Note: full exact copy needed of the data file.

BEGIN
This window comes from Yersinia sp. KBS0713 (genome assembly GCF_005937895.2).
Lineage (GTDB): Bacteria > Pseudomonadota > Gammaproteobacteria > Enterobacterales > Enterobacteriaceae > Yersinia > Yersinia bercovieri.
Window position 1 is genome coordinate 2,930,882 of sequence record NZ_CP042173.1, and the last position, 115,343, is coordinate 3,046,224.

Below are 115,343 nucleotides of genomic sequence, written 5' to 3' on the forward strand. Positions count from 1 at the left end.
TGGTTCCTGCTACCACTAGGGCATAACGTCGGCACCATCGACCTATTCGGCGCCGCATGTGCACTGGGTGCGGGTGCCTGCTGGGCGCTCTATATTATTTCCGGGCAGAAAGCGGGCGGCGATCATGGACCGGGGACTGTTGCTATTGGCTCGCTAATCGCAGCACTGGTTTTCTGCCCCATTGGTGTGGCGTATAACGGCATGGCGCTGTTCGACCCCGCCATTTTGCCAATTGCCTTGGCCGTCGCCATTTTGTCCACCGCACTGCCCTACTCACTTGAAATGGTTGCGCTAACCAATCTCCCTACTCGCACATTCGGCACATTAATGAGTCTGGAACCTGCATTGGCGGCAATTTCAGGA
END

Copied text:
This window comes from Yersinia sp. KBS0713 (genome assembly GCF_005937895.2).
Lineage (GTDB): Bacteria > Pseudomonadota > Gammaproteobacteria > Enterobacterales > Enterobacteriaceae > Yersinia > Yersinia bercovieri.
Window position 1 is genome coordinate 2,930,882 of sequence record NZ_CP042173.1, and the last position, 115,343, is coordinate 3,046,224.

Below are 115,343 nucleotides of genomic sequence, written 5' to 3' on the forward strand. Positions count from 1 at the left end.
TGGTTCCTGCTACCACTAGGGCATAACGTCGGCACCATCGACCTATTCGGCGCCGCATGTGCACTGGGTGCGGGTGCCTGCTGGGCGCTCTATATTATTTCCGGGCAGAAAGCGGGCGGCGATCATGGACCGGGGACTGTTGCTATTGGCTCGCTAATCGCAGCACTGGTTTTCTGCCCCATTGGTGTGGCGTATAACGGCATGGCGCTGTTCGACCCCGCCATTTTGCCAATTGCCTTGGCCGTCGCCATTTTGTCCACCGCACTGCCCTACTCACTTGAAATGGTTGCGCTAACCAATCTCCCTACTCGCACATTCGGCACATTAATGAGTCTGGAACCTGCATTGGCGGCAATTTCAGGA